Oz Minerals shareholders approve Minmetals deal

Minmetals' enhanced $1.4 billion offer for identified Oz Minerals assets finds favour with the company's shareholders who approve the deal.

Oz Minerals shareholders yesterday voted in favour of a sale of identified assets to China Minmetals Non-Ferrous Metals Company (Minmetals), one day after Minmetals increased its offer by 15% to $1.39 billion and after Oz Minerals' management assured shareholders no better deals had been tabled.

Oz Minerals said in an Australian Stock Exchange filing before the shareholder vote yesterday, that the enhanced offer valued Oz Minerals squarely within the $1.38 billion to $1.6 billion range that independent valuer Grant Samuel had estimated for the assets. It added that the bid was net of incremental costs, such as underwriting fees, break fees and corporate overheads, which other recapitalisation proposals would entail.
Minmetals is a state-owned enterprise and China's largest importer of copper with revenues of $21 billion. It also has interests in aluminium, tungsten, antimony and zinc.
"Minmetals initially offered to support Oz Minerals by bidding for the company at a time when Oz Minerals was facing serious financial difficulties," said Oz Minerals chairman Barry Cusack in a written statement. "Since February 2009, Minmetals has been the only entity that has offered Oz Minerals a complete solution to its refinancing issues. Their support has been constant and they have acted in good faith at all times."
Melbourne-headquartered Oz Minerals is the world's second largest producer of zinc and a substantial producer of copper, lead, gold and silver. It was formed in 2008 through a merger of Oxiana and Zinifex.

Minmetals is being advised by UBS. Oz Minerals is being advised by Caliburn Partnership and Goldman Sachs JBWere.
In February, Minmetals made an offer to buy 100% of the equity share capital of Oz Minerals for an equity value of A$2.6 billion ($2.1 billion). Oz Minerals was loss-making and had A$1.2 billion of debt due to be refinanced by February 27. On the back of the Minmetals bid, Oz Minerals' lenders extended this deadline until March 31.
But in early April the deal had to be restructured when the Australian Treasurer objected to the takeover on grounds of national security, because Oz Minerals' Prominent Hill mine is located near an Australian defence testing facility.

Within days the buyer and seller tabled a revised deal which envisaged Minmetals buying specified Oz Minerals assets for $1.2 billion. The assets excluded the strategically sensitive Prominent Hill mine, the Martabe mine, specific assets in Cambodia and Thailand and Oz Minerals' equity investments. Lenders agreed to further extend the deadline on the debt due to be refinanced.
But sensitivity in Australia has been mounting to the Chinese becoming owners of various Australian natural resources assets. Last Friday Rio Tinto walked away from a deal it struck in February with Chinese state-owned enterprise Aluminum Corporation of China (Chinalco), preferring to launch a $15.2 billion rights issue and enter a joint venture with Australian miner BHP Billiton. The Chinalco proposal would have seen the Chinese company invest $19.5 billion in Rio Tinto, split between $12.3 billion in aluminium, copper and iron ore joint ventures and $7.2 billion in two tranches of convertible bonds. Rio Tinto had been facing opposition from shareholders and the Australian public on the proposed Chinalco investment.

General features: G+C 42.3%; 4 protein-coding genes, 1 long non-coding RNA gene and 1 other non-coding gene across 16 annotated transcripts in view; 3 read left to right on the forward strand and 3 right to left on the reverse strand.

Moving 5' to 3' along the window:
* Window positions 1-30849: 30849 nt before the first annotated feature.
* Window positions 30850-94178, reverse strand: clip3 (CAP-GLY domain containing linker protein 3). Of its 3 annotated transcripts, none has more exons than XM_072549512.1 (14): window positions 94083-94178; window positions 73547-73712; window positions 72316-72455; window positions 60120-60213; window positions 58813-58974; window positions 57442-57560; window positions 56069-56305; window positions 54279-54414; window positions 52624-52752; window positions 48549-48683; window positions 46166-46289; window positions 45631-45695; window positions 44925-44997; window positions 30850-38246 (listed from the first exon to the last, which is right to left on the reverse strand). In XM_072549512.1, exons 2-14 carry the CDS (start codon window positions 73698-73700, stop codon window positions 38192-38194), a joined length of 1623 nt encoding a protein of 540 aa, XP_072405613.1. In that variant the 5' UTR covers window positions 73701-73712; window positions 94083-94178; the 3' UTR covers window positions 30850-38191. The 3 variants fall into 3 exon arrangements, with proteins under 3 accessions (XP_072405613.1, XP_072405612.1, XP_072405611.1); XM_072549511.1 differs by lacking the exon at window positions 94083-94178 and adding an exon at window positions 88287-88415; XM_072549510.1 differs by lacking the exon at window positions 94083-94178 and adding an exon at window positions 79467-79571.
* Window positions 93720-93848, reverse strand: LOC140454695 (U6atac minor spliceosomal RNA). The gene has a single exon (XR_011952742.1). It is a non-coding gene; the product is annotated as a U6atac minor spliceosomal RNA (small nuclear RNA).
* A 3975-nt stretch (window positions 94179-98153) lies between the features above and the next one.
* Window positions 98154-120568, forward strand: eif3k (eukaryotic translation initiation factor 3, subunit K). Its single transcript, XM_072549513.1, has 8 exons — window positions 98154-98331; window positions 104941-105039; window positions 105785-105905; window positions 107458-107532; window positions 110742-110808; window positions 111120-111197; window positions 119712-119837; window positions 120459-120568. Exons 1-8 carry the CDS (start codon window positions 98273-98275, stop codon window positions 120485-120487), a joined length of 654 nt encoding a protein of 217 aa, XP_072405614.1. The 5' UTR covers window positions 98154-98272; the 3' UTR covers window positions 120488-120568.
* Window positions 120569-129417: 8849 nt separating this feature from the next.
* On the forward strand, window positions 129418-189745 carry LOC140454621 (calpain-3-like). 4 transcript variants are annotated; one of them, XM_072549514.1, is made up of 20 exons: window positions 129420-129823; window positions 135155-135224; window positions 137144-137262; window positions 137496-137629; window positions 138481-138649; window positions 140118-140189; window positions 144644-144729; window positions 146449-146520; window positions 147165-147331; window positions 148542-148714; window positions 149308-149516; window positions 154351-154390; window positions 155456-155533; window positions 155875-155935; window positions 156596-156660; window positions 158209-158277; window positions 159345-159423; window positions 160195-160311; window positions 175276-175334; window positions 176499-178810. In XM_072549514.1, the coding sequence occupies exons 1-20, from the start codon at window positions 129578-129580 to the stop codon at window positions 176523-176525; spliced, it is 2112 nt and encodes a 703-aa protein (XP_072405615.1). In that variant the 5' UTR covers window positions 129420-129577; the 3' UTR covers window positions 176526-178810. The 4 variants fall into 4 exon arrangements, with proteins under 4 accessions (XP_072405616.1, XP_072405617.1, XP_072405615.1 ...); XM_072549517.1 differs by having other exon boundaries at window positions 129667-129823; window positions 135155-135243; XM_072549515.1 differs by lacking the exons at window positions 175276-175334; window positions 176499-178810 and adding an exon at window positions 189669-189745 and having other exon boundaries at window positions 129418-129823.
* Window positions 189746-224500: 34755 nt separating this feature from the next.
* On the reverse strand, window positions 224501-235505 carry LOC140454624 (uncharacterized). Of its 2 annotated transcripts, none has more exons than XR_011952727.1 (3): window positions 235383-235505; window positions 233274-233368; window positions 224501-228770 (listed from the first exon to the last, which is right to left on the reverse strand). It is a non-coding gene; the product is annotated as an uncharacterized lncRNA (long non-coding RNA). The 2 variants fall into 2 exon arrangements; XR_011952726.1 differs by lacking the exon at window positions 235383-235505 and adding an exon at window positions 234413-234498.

Oz Minerals' management may have been worried that rising nationalist fervour might sway its shareholders to vote no to the Minmetals deal. In its address to shareholders before the vote yesterday, Cusack reminded shareholders that the company had last year attempted to sell assets and raise debt and equity to meet its refinancing obligations. Cusack also said: "The willingness of Minmetals to renegotiate continuously over the ensuing days and their commercial acumen in effect saved the day" after the original deal was rejected by Australian regulators.
Cusack also sought to dispel rumours that it had received viable alternatives to the Minmetals proposal saying that the company had evaluated two offers it received on June 5 and neither was superior to Minmetals' proposal, in the best interests of shareholders, or provided a complete solution to Oz Minerals' refinancing issues.

The result of the shareholder vote indicates that shareholders saw the rationale underlying the deal with Minmetals and chose to support management to complete it.
Yesterday's events will have been closely followed in China as well. Some market commentators have criticised Rio Tinto's decision to abort the deal with Chinalco noting that the Chinese aluminium producer was willing to strike a deal with Rio Tinto at a difficult time in the commodity price cycle and capital markets, while Rio Tinto walked away once conditions improved enough for it to pursue other options.

But the Rio Tinto situation was never strictly comparable to Oz Minerals. Rio Tinto is one of the world's largest mining companies and rival mining giant BHP Billiton was a willing buyer for some of Rio Tinto's assets. An investment by a Chinese SOE, which is also one of Rio Tinto's largest customers, was always going to be highly sensitive.

Thus, the Minmetals deal going through is cause for celebration in two countries. In Australia, Kevin Rudd's government is keen to forge stronger ties with China, one of the largest customers for Australia's natural resources. And after the Chinalco deal failed, China will be pleased to have pulled off a success in Australia, and will perhaps be emboldened to pursue other deals, although those are more likely to be small- or mid-sized opportunities, rather than behemoths like Rio Tinto.

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